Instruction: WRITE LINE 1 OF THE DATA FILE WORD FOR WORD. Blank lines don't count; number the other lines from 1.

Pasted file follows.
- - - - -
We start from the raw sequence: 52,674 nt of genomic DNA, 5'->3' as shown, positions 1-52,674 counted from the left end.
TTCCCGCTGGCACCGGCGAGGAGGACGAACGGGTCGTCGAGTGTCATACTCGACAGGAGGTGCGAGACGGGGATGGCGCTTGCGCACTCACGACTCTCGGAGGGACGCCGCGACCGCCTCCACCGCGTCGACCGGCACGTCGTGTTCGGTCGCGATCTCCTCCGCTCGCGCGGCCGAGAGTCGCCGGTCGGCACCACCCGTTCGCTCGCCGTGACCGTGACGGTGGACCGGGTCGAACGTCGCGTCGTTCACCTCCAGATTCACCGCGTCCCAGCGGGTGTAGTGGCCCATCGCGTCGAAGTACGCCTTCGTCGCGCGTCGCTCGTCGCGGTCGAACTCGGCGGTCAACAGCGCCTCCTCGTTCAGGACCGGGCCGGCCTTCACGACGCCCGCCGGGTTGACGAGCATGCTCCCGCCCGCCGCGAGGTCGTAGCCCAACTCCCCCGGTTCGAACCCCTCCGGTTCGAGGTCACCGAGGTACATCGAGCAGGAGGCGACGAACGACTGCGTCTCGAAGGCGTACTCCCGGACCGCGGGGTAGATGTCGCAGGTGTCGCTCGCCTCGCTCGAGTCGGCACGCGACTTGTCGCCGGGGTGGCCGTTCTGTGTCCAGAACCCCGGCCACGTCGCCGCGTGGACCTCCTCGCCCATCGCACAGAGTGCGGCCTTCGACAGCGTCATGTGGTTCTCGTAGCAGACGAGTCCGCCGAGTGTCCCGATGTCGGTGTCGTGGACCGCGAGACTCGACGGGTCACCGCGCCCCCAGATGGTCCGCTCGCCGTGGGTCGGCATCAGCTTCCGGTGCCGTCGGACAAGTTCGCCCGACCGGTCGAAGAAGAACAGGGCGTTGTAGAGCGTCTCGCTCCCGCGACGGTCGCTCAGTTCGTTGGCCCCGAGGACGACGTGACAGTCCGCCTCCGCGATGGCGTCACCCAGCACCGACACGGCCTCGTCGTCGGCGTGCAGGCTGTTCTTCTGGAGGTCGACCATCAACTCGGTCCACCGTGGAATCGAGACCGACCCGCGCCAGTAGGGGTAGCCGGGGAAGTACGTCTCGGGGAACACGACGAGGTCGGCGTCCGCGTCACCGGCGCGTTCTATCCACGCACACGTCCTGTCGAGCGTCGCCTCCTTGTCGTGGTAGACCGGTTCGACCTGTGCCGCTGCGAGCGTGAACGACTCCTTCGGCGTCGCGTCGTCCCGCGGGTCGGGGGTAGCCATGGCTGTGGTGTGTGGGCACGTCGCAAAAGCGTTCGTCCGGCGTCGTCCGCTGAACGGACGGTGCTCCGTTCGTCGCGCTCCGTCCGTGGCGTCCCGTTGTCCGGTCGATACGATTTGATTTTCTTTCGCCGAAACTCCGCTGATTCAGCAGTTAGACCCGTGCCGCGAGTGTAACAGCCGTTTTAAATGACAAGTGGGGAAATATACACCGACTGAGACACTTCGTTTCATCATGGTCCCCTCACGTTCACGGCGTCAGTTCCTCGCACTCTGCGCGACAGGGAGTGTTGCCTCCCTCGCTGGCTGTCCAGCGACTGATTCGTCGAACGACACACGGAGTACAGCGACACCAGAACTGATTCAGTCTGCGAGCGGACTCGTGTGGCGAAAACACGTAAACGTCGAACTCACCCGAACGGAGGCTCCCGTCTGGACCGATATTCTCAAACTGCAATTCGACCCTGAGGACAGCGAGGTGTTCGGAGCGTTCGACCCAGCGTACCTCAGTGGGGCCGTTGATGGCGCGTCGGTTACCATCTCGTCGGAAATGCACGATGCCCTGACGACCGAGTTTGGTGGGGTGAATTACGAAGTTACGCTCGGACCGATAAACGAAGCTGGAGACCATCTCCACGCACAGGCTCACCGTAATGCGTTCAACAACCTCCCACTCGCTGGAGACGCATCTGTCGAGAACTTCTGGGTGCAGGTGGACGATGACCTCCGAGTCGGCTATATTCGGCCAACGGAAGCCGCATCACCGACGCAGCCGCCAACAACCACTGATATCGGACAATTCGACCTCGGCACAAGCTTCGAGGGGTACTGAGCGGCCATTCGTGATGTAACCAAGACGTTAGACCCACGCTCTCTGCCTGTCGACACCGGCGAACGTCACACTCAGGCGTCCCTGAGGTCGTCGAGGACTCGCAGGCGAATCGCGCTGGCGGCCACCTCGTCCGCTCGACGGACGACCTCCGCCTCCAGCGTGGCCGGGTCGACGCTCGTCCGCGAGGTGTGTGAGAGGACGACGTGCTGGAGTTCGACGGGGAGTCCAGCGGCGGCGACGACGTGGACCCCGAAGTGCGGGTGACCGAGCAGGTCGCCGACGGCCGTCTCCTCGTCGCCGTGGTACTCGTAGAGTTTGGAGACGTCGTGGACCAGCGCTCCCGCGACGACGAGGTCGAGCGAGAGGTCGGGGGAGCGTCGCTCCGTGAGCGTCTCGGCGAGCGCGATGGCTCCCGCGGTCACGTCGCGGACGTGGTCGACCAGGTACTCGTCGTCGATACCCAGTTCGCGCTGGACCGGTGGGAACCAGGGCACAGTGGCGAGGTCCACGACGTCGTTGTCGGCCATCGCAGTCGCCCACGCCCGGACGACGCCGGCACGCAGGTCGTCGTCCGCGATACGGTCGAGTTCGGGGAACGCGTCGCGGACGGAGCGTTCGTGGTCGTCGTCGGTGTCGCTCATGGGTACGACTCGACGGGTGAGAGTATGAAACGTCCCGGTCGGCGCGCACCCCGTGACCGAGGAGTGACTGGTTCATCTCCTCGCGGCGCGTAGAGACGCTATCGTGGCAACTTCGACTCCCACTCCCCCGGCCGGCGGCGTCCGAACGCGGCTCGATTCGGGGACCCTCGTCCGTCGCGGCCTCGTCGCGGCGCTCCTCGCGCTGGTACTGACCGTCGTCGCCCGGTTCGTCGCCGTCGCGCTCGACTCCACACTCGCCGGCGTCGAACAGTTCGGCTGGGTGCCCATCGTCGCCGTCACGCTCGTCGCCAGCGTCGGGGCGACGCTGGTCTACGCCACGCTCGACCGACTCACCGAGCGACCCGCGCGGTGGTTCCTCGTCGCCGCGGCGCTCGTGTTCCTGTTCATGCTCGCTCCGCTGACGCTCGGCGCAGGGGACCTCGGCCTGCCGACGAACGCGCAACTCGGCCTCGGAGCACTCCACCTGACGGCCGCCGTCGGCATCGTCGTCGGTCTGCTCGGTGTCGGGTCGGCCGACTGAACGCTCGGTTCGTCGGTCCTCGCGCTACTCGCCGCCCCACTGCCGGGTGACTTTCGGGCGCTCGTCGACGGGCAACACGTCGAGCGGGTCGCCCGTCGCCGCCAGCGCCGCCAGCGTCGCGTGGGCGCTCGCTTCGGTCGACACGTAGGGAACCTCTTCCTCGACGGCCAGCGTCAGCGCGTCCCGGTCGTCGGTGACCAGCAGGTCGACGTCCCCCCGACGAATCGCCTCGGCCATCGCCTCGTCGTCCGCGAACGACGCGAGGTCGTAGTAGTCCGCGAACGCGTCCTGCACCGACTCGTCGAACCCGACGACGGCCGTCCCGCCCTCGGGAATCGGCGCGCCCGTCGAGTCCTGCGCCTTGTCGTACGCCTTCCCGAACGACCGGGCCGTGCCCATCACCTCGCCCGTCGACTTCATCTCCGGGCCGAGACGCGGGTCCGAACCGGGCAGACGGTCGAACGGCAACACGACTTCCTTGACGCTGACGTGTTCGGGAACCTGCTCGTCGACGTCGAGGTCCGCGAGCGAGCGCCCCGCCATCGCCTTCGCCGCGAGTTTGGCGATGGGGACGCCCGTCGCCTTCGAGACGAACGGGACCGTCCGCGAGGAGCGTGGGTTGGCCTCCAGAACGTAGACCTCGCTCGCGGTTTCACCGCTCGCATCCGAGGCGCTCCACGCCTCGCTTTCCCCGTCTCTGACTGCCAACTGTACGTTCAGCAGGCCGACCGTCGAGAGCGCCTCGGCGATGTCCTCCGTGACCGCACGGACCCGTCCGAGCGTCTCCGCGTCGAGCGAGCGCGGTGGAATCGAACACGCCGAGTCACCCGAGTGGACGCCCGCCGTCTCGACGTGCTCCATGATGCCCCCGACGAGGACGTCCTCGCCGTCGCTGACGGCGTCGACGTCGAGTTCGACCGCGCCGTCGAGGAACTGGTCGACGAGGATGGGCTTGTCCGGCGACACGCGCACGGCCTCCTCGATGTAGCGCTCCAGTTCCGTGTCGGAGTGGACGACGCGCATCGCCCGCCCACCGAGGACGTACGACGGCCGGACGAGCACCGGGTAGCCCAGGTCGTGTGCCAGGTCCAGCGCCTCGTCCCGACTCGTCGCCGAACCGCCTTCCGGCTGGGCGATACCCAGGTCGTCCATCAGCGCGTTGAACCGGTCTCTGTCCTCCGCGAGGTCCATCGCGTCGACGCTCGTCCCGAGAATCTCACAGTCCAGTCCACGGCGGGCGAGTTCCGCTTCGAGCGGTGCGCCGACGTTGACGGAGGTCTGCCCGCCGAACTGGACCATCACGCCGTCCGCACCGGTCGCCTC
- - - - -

We start from the raw sequence: 52,674 nt of genomic DNA, 5'->3' as shown, positions 1-52,674 counted from the left end.